...was like 6 79 to $1080 or something. I mean it wasn't even close. Um, so, and there are other problems with that particular dealer, but there are website problems where rebate stacking happens where a dealer will show that you can get the first time buyer along with the military rebate along with the conquest. But maybe you can't get all those together. But they still show the price netting out to be, you know, the bottom number is net with all those. So that's a problem showing payments on physical vehicles or in advertisements without the A. P. R. And the amount of down payment and the length of the term of the loan the FTC has gotten uh, is getting more active in terms of its enforcement. I was actually on the FTC website yesterday reading about Tate automotive, which is now out of business than the in order to stay out of jail, the owner paid $450,000 to basically settle it with the FTC. I mean it goes on advertising problems go on and stuff. Tv shows are made out of, right? Yeah. So you know that, this is interesting because your example purchasing the vehicle for your fiance, congratulations by the way thank you. Um, is something that happens all the time. In fact, I mean there's many instances I can think of where O E. M even shows the caveat being of course or the loophole being the in the bottom corner they have a little thing that says, this is the blah blah blah and starting at and all of that kind of stuff. But it's interesting that you bring that up because what immediately comes to my mind is what's going to happen as we all, um, actively pursue a car Vonna esq online shopping experience. Because the first thing you said about rebates stacking, I immediately thought, well, hey, I'm a tech guy, Does my tech allow people to rebate stack or is it intelligent enough to know, is it getting the accurate data feed from chrome data who supplies the incentives? Who's, you know, got the monopoly, you know, are they supplying pure enough data? And is it going down the supply chain to website providers or tech providers who provide this? Or is it just the way things have always done where it's like, here's the data gets visualized on the website. Now you've got the stacking issue, Nobody is aware of it because maybe tech vendor is disconnected from dealer world compliancy, all those sorts of things. Um, so you've really got my mind thinking, what, what do you see? Because it's kind of hard to ignore at this point. We're all pursuing this carbon, uh, oh, there's Carbonneau, there's room, there's, I mean in Canada, there's Canada drives auto trader and they're all doing this similar thing, deliver vehicle to home, buy it online, etcetera. What do you see, looking down the road as some of the new issues perhaps or evolved risk issues that dealers are going to face as we move into a remote retail environment. Yeah. So it's amazing to me when dealers, i it's one of the questions I asked when I go in and say how many sales are happening at customers houses. And in the States, there is a law called the Home Solicitation Act, which originally was, I think, I think the history behind that is a vacuum cleaner salesman who would bring on your ring, your doorbell, throw dirt on your carpet and then, you know, vacuum it up, right? And so...

...people would buy vacuums and, and they, you know, they got sold vacuums for way overpriced and then the fence came in and said, we can't can't do this anymore, stop throwing dirt on people's carpets. They don't like it anymore, right with the home solicit. And there's, I've talked to various lawyers who disagree on this. So amongst lawyers, this is uh, not, not a simple answer, but if you do, of course that's a lawyer and I'm just picturing a group of lawyers sitting there going, you know, who really grind zug is door to door vacuum said they got to be the scum of the earth, you know, like, I don't know why they're from the Bronx or whatever, but that's right. But the hope that the home solicitation act says that if you do any selling at someone's home, that you're required to follow the act. The worst part of this is if you don't follow the act and the act is you have to sign a piece of paper giving them three days to bring the car back or whatever. You know you're buying. But if you do any negotiation or any selling at their house, then you're required. The way I read it and I'm not a lawyer, but I'm a compliance guy. So I read it is you have to you have to follow it if you don't follow it, the penalties are extraordinary. The penalties are that at any time there's no time frame built into the code. So a customer could drive a car for four years and then come back to the dealer and say, uh, you didn't follow the home solicitation act. And I'd like all my money back. And the way that it reads is the dealer would have to give all the money back. That's the way it reads to me. So if you're doing any selling at a customer's house and I don't know what car Vonna or room or doing about this. Um, but if they're not following whom solicitation act and they're listening, they can hire me. And I'm going to tell them they should follow the home solicitation act is what's the big deal. I mean, the big deal is you have a three day right of rescission. A lot of these companies are giving people seven days to back out anyway. Right? Carmax have, I don't remember what their their their most recent test drive, I think you test drive for 24 hours or seven days. I don't remember. But this is just not a big deal. And and they shy away from it because it's where compliance needs sales and some dealers get a little upset when those two things, you know, collide. But, but the way that things are moving, for example, that's something from a compliance perspective that's going to have to be dealt with. Amazing. This is um, I'm not gonna lie. I didn't know how I was gonna feel coming into such a deep, uh, I don't know what you want to call this academic conversation. I don't know if I'm just undermining my own intelligence or not. But this was fascinating and I'm so glad we had this conversation. I would urge those listening that you got to think about this stuff and you need to do something about it more importantly. Um how can those listening tom how can they get in touch with you To learn more short? My best ways. My cell number 7574347656. Or if you can't remember that, go to my website, which is better vantage point dot com. Amazing. Love to have you back on because Lord knows we're gonna need it in this rapidly evolving digital sales escape and we're going to need your best advice when the proverbial crap hits the fan, so to speak. And dealers are scrambling so they should call me before the crap hits the fan. There you go there. That, that right there. Let's underscore that before crap hits the fan. Not after. Yeah, yeah, yeah. Maybe our egos are inflated because we've weathered the pandemic somewhat well, but this is the kind of...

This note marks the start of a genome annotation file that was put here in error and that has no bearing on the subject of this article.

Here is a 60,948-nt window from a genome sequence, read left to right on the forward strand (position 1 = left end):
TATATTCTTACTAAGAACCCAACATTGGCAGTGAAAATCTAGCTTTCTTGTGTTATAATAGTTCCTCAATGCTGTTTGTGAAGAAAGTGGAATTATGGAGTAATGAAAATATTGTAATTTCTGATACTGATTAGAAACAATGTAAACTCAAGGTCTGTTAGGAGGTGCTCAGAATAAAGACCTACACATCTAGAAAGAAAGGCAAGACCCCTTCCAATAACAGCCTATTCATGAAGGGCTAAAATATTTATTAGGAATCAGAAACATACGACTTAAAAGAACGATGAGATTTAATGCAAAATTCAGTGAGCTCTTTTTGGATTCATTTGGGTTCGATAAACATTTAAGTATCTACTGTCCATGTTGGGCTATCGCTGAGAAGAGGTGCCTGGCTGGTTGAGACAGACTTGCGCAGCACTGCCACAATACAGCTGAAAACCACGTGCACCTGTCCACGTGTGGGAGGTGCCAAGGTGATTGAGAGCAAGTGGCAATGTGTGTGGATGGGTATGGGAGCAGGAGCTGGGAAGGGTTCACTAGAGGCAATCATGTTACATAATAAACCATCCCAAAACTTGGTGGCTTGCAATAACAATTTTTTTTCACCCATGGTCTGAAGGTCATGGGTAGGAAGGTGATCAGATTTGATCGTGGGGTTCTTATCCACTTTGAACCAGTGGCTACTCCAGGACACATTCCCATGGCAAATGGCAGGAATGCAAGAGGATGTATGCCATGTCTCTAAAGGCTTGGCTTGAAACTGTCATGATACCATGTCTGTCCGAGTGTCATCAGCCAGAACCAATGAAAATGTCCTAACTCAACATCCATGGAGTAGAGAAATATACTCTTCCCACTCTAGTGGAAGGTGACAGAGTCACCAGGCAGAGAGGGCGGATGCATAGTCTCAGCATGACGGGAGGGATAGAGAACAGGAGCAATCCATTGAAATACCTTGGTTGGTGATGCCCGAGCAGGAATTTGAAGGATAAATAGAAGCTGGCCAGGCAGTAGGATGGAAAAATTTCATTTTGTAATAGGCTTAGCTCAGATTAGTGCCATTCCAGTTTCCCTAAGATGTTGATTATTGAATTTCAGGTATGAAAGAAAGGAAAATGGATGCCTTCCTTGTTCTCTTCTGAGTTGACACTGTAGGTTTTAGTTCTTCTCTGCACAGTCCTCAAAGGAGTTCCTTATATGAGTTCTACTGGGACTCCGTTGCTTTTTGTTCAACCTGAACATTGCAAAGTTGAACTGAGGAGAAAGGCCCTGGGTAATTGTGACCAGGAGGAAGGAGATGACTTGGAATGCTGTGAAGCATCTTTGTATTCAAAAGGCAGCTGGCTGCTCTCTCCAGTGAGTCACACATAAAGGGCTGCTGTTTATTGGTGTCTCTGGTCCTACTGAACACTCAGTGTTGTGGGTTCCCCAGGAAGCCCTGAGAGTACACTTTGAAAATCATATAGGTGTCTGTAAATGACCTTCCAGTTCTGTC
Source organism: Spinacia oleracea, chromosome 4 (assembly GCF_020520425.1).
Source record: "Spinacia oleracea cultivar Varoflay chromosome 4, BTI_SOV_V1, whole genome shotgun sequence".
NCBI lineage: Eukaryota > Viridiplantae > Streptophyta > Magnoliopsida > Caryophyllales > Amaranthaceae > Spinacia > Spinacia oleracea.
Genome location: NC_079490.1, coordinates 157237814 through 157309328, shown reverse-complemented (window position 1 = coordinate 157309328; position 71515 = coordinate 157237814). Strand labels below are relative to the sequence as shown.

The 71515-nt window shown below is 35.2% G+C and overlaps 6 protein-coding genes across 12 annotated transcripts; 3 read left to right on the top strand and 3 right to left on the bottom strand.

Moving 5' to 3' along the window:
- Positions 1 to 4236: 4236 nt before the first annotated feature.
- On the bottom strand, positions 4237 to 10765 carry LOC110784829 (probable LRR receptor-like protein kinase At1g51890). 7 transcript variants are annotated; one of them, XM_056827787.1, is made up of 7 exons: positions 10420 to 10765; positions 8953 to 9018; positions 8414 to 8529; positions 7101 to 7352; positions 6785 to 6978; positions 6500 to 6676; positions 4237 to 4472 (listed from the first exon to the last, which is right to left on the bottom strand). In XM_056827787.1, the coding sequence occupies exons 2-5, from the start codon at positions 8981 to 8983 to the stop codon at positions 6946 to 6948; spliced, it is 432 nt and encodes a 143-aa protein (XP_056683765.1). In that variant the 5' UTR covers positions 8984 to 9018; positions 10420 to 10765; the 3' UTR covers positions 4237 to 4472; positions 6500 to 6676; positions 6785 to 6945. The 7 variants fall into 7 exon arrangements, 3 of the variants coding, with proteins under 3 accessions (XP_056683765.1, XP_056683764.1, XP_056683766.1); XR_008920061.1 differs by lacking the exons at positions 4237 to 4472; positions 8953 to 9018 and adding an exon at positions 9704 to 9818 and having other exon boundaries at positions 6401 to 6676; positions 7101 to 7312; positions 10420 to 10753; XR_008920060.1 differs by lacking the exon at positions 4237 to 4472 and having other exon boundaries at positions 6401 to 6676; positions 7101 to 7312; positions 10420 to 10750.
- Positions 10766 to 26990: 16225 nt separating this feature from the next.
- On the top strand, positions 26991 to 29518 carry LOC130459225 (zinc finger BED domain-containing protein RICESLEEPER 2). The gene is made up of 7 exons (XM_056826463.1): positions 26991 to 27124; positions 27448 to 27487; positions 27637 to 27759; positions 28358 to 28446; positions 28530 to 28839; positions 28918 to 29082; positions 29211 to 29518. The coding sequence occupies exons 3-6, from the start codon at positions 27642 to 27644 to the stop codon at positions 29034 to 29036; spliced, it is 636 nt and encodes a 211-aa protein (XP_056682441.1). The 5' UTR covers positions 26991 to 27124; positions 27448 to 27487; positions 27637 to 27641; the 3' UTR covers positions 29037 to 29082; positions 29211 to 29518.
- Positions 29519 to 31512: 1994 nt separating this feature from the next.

...stuff you don't want to wait on and you certainly don't want to be behind the eight ball tom. Thanks so much for joining me on the dealers Playbook podcast. Thanks Michael. I appreciate it. Mhm. I'm Michel Cirillo and you've been listening to the dealer Playbook podcast. If you haven't yet, please click the subscribe button wherever you're listening right now. Leave a rating or review and share it with a colleague. Thanks for listening. Mhm.